Arriving in darkness yesterday evening, I was woken by a discordant cacophony of church bells at seven o’clock as it grew light …

Breakfast happens after an early morning walk to the local bakery, five cobbled-street minutes away to collect freshly baked bread. I have mastered the phrase ‘farina integrale, per favore’ to add some whole grains to an otherwise diet of croissants and foccacio …

It has rained, thundered and lightninged all week. I have slipped and stumbled over wet cobblestones in humid rainfall to visit chiesa (churches) and cattedrale (cathedrals) straining my eyes in the gloom to gaze upon exquisite eleventh century frescoes of angels, Madonnas, saints with hauntingly beautiful faces and long fingers and toes. I was taken by the hand by one local woman, standing praying in a side chapel, and shown with great pride – and a stream of Italian of which I caught one word in five – La Madonna of Bonario whose serene face guards the local seas surrounding Sardinia and who hold a model ship in one hand and cradles the Christ child in the other. I have been presented at my front door with a container of fresh green figs by a gallant Sardinian neighbour whom I have often passed at the tiny local cafe. I feel caught up in a Tuscan-like dream of ochres and pinks and terracotta.

But today I woke to clear skies and photographed the Castella ( castle) Malespina high up on the mountain behind my house to send you.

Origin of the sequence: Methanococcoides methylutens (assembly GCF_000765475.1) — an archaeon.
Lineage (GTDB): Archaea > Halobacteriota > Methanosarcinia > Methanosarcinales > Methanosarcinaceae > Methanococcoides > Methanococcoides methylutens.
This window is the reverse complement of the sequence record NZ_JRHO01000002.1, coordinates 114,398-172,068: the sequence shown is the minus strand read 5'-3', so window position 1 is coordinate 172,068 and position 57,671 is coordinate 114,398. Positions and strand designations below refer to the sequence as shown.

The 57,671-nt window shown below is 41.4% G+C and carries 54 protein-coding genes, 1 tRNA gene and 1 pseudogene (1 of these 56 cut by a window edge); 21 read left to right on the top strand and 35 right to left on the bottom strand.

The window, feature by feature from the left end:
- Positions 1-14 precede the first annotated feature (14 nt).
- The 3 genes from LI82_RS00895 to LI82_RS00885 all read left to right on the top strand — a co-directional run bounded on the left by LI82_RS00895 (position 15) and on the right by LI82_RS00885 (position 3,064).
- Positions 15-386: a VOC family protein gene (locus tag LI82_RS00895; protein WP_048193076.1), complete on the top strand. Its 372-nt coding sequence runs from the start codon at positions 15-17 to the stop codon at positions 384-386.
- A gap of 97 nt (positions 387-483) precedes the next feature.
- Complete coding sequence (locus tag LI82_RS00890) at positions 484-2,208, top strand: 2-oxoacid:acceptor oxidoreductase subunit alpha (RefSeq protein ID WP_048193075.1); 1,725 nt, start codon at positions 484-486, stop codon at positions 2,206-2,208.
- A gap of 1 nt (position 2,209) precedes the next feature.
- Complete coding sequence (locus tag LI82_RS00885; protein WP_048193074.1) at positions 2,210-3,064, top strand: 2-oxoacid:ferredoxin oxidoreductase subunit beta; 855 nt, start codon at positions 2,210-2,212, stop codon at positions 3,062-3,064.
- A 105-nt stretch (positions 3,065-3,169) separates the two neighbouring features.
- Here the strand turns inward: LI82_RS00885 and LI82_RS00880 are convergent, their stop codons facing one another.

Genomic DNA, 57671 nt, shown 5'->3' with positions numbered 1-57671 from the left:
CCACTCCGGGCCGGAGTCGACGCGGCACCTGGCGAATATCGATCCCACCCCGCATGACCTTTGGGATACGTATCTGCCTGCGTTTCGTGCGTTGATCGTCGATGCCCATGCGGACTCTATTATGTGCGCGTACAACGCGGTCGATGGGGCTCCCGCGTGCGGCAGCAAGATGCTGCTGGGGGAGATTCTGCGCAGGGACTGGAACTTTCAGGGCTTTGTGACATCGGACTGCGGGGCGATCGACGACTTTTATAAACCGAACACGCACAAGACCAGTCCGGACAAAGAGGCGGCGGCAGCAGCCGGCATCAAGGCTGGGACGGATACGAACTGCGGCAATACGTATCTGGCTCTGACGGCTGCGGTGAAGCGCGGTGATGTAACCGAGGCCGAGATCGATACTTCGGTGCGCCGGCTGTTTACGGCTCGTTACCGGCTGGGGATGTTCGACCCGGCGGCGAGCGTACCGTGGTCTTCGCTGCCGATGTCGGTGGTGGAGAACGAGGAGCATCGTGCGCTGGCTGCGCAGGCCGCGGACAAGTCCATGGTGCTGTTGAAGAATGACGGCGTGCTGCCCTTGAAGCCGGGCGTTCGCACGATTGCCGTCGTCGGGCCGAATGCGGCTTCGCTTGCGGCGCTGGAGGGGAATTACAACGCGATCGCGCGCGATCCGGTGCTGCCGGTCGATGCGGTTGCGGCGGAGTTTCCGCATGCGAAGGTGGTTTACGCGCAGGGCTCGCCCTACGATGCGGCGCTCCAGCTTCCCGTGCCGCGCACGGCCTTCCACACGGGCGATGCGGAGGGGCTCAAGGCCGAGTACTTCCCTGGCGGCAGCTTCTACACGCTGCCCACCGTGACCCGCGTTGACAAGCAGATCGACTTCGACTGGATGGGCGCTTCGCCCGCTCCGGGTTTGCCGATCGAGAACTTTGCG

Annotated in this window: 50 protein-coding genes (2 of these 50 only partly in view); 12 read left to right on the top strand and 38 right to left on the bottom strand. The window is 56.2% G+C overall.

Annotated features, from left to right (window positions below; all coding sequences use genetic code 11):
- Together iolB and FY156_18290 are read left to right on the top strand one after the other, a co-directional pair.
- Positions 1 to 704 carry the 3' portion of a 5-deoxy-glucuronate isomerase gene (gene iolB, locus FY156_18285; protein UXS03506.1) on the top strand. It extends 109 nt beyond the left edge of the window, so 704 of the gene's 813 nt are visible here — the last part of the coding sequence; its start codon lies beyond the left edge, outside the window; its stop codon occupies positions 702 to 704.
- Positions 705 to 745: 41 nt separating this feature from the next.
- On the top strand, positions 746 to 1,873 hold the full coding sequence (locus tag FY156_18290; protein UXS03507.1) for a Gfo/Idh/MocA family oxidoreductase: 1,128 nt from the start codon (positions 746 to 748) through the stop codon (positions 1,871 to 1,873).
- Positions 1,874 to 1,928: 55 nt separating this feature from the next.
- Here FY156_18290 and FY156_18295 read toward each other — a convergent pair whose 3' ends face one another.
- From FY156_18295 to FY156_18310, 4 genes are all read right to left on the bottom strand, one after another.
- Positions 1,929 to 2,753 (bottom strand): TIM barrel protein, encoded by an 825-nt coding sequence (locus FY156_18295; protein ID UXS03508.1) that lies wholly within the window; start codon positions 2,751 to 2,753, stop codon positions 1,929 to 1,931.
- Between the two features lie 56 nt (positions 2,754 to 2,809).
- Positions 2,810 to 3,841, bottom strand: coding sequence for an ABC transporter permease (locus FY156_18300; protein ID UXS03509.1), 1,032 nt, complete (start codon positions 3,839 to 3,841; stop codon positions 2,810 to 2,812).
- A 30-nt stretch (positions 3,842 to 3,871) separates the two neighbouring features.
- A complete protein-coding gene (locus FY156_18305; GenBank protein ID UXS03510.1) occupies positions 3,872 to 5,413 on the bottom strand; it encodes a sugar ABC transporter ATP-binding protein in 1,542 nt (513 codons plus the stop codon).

I am off to the beach: steep steps carved out of the sandstone lead down to a crescent, yellow sand beach with aquamarine water: my first swim in the Mediterranean for many years. The beach is called Cumpoltitu which means reconciliation in Corsican.

On either side of the rough tracks, wild rosemary, fennel and white thyme scent the air beneath purple-berried myrtle bushes, young wild olive trees and the sweet crimson and orange fruits of the strawberry trees

Above us, on the mountain slopes, strange wave-like granite sculptures sweep and curve, as if frozen in mid-crest to eternal stillness …

September and October were spent exploring these fascinating two islands in the Tyrrhenian Sea, off the coast of Italy, gathering inspiration for further writing.

Starting in the fortified ancient port city of Bastia, northeast Corsica, I then explored the southern island, staying in a rural gîte near the end of the famous Grande Randonnée Vingt trail (known internationally as the GR20) which runs down the middle spine of these famous hiking mountains. Crossing then by ferry to Sardinia, I spent two weeks on the west coast in the riverside medieval town of Bosa. These weeks’ adventures were topped off by my joining a group of hikers from the UK for a week, to climb the mountains of the Costa Esmeralda coast and island at the northeast tip of Sardinia.

I was both amazed and delighted by the warmth and friendliness of the local inhabitants on both islands. My confidence in my French meant I was better able to communicate in Corsica and strike up conversations with locals, than in Sardinia, where my poor Italian meant great reliance on Rick Steves’ excellent Italian phrasebook.

My favourite memory? Being presented at my front door in Bosa, with a gift basket of fresh green local figs by a neighbour …

My leather hiking boots are now polished and packed away and as the first snows forecasted for next week, blanket Vancouver Island, I shall open up my travel journal, recall the scents and sounds of these Mediterranean islands — and make a start on this special new piece of writing.

All photographs (c) CEM WINSTANLEY 2022